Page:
This section is from "Scientific American Supplement Volumes 275, 286, 288, 299, 303, 312, 315, 324, 344 and 358". Also available from Amazon: Scientific American Reference Book.
The first idea of the French Crystal Palace was suggested by the English structure of the same name at Sydenham, about eight miles from London. Such a structure, as may be readily conceived, requires a site of vast extent, and one that shall be easy of access and possess the most agreeable surroundings. To the promoter of the project, those portions of the park of St. Cloud in the vicinage of the old chateau appeared to combine within themselves all the conditions that were desirable, and he, therefore, on the 15th of December, 1879, addressed the Ministers of Public Works and of Finances asking for the necessary concessions. The extensive specifications have been finally completed and will probably be shortly submitted for the approval of the parliament. The moment has arrived then for the public press to take cognizance of a project which concerns so great interests.
THE FRENCH CRYSTAL PALACE--PARK OF ST CLOUD, PARIS.
At present we shall say a few words à propos of the engraving we present herewith. The French Crystal Palace will consist of one great nave, two lateral naves, two surrounding galleries, and a vast rotunda behind. The principal entrance, located at the head of the avenue leading from the present ruins (which will, ere long, be transformed into a most interesting museum), will exhibit a very striking aspect with its monumental fountain and the dome which it is proposed to erect over the very entrance itself. The whole structure will cover about nineteen acres of ground, thus being two and a half times the extent of the Palace of Industry in the Champs Elysees. The great nave of honor will be nearly 1,650 ft. in length, 78 ft. in width, and 98 ft. in height. The dome will measure exactly 328 ft. in height, or 105 ft. more than the towers of Notre Dame. The structure, with the exception of basement and foundation, will be of glass and iron.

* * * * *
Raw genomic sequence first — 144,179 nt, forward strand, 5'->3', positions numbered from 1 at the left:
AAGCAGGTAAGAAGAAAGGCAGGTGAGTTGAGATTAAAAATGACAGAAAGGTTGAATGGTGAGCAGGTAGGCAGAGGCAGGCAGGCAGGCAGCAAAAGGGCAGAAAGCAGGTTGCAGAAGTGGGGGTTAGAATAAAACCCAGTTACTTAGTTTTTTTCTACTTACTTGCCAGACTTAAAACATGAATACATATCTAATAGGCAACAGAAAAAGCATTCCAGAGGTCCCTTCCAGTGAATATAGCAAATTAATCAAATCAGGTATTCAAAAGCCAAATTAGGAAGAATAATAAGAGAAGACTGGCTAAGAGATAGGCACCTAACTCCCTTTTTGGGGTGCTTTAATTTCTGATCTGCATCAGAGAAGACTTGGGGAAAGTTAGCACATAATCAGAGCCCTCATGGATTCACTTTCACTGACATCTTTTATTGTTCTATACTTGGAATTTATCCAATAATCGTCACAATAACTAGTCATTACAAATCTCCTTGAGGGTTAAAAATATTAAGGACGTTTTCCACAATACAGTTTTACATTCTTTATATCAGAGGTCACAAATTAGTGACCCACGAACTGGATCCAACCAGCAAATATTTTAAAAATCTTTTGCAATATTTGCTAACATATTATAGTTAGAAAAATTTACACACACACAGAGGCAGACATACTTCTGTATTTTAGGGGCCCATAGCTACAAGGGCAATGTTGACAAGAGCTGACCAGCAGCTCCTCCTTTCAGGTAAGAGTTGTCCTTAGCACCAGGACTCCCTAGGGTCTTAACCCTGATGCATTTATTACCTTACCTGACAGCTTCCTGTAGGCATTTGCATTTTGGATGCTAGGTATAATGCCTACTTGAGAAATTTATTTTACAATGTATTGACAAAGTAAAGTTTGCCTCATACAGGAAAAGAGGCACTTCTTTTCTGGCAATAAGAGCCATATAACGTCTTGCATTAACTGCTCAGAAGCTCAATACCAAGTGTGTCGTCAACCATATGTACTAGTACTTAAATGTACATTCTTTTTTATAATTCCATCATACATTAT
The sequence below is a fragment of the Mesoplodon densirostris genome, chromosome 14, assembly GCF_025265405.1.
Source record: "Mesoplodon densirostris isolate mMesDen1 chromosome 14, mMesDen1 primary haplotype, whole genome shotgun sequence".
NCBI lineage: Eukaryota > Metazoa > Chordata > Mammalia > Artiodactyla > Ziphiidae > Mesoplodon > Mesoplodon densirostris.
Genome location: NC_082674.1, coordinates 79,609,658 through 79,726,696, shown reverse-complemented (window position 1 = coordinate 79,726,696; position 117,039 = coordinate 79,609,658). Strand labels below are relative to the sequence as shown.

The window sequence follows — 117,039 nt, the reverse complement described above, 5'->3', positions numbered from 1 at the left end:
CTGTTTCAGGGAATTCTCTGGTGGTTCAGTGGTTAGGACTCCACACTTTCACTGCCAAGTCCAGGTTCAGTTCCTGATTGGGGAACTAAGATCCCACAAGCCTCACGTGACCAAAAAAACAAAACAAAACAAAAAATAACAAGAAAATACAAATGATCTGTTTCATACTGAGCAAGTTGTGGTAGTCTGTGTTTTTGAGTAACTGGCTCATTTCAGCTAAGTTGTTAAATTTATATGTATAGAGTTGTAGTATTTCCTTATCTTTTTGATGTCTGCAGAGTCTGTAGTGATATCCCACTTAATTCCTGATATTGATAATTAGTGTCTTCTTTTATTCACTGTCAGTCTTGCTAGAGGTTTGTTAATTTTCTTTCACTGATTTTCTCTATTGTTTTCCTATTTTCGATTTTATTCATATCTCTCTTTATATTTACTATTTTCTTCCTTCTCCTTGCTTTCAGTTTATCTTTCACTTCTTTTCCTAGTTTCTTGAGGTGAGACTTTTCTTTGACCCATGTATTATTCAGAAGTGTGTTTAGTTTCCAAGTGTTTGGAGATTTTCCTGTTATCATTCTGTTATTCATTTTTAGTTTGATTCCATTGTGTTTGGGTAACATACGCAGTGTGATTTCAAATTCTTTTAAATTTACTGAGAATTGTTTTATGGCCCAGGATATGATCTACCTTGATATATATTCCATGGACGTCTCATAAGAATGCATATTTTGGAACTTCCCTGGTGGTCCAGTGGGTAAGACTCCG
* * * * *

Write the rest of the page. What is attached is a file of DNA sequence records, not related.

The project which we publish to-day has been studied and gotten up, according to the general plans and dimensions suggested by the promoter, by Mr. Dumoulin, the architect. We are informed that the builder is to be Mr. Alfred Hunnebelle, a contractor well known from the extensive works that he has executed, and who is president of the Syndical Chamber of Contractors of Paris.
Among the annexes of this palace we may note a "Palace of the Republic," to be built on the ruins and designed for illustrious or distinguished visitors, such as the President of the Republic, the Ministers, the Municipal Council of Paris, foreign delegates, etc.; a farm house for special exhibitions and a field for experiments; galleries, cottages, etc.
As for the programme, which embraces six divisions and numerous subdivisions, we are unable to give it at present for want of space; we need only say that it satisfies perfectly all the conditions of so vast an undertaking.
In the hands of the projector, Mr. Nicole, who is well known from his long experience in such matters, the exhibition will undoubtedly prove a success and be instrumental in adding prosperity to all French industries.